it has no mass?**

This is an excellent question. It actually leads to more fundamental questions such as "Does light have mass?", or "What is mass?"

Simply speaking, by "mass", we usually mean "rest mass". And by "light has no mass", we implicitly mean light has no "rest mass". On the other hand, light does have energy and momentum. The energy of light is characterized by its color, or its frequency/wavelength. The bluer the light is, the more energy it encapsulates in a unit of light (physicists call it "photon"). According to Einstein's famous formula E=mc^2, anything with mass has energy, and anything with energy has mass. In this sense, light does have mass, which is referred to as "relativistic mass", as oppose to "rest mass". It's then easy to understand why light is still affected by gravity from the point of view of traditional Newtonian concepts.

But Special Relativity (SR) has to speak now because Newtonian system is far from enough to understand the behavior of light. SR says that light has to travel at a constant speed in vacuum in any reference frame. So gravity affects light in a different way from how it affects ordinary things like you and me. It doesn't change the speed of light, but it either changes the direction of light, or changes the energy of light. When light goes away from a massive body such as a star or a black hole, its losses energy, and its color gets redder and redder. This is called gravitational redshift. The sunlight we see on the Earth is redder than it just comes out from the Sun, although the change is only a factor of two parts of a million.

So far we are trying to answer this question from a semi-traditional physics. The answer from a pure General Relativity (GR) point of view would be that everything has to travel along the shortest path in 4-dimentional space-time regardless of their mass (here I mean rest mass). This is why light is also affected because nothing in the space-time can survive. In an empty space where there is no gravity, the shortest path to go from one point to another (thinking about 4-D points with 3 space coordinates and 1 time coordinate) is to travel along a straight line at a constant speed, or stay rest. Gravity distorts space-time so that the shortest 4-D distance is no longer a straight line in the 3-D space we see, and the speed is no longer constant. This is what we see as, for example, free fall or ballistic trajectory. For light, the change of its direction under gravity also reflects the distortion of 3-D space, and the change of its color under gravity reflects the distortion of the time dimension.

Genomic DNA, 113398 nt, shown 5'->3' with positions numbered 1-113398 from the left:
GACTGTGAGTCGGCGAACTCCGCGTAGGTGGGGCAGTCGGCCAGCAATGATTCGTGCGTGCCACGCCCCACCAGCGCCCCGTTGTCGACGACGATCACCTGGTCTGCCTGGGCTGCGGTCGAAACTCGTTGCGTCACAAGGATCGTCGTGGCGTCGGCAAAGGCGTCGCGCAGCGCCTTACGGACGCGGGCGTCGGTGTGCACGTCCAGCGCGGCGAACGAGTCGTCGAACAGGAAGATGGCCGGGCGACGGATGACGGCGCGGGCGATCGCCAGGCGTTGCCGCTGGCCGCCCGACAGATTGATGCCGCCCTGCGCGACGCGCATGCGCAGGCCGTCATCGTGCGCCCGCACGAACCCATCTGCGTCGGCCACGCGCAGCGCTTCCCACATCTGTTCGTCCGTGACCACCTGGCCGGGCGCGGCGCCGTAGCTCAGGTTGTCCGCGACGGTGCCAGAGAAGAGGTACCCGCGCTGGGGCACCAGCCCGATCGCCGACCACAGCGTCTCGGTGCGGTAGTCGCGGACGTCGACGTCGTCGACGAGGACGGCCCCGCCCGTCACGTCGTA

Jianyang Li

**24. In one of our recent lessons we talked about
time travel. I find it a very interesting subject and i think i
understand the basic concept of it. I understand that if you travel
faster than light, you pass the light that has already hit you,
therefore you see things that you have already seen. But, if you are
traveling away from one light source, you are traveling towards another
light source. I am curious if you would be traveling backward in time in
one direction, and forward in time in the opposite direction.**

Time travel is a tricky concept and fraught with so many conceptual difficulties that many people, including a number of very famous physicists, believe it is not possible, but let's take your question about time travel and think it through a bit.

First, it is not necessarily true that if you are "traveling" away from one light source you are traveling toward another. A simple counter example is to imagine that you are on the surface of a balloon, and the balloon is being inflated. If you look around you, everything is moving away and there isn't anything you are moving toward (in fact, you could get paranoid). I put "traveling" in quotes because the example with the balloon is not the sort of traveling that agrees with your everyday experience, but rather characteristic of the expansion of space itself. In much the same way, if you were to travel backward in time you aren't really traveling forward from anything.

Some people believe that if time travel is possible, it may only be possible to go forward in time, not in backward. One reason is called the Grandfather paradox. This is the notion that you can't travel backward in time because then you do something intentionally or unintentionally that might interfere with the birth of your father or mother (for example by killing your grandfather) and if you had done that, then you wouldn't exist in the future to come back and make sure you didn't happen. If you go forward in time, you don't have that paradox.

For another point of view, here is a reference to an interview with Carl Sagan about time travel. Dr. Sagan explains some of the issues surrounding time travel, including the grandfather paradox and the connection between time travel and traveling near the speed of light.

http://www.pbs.org/wgbh/nova/time/sagan.html

Best Regards,

-- Jeff Livas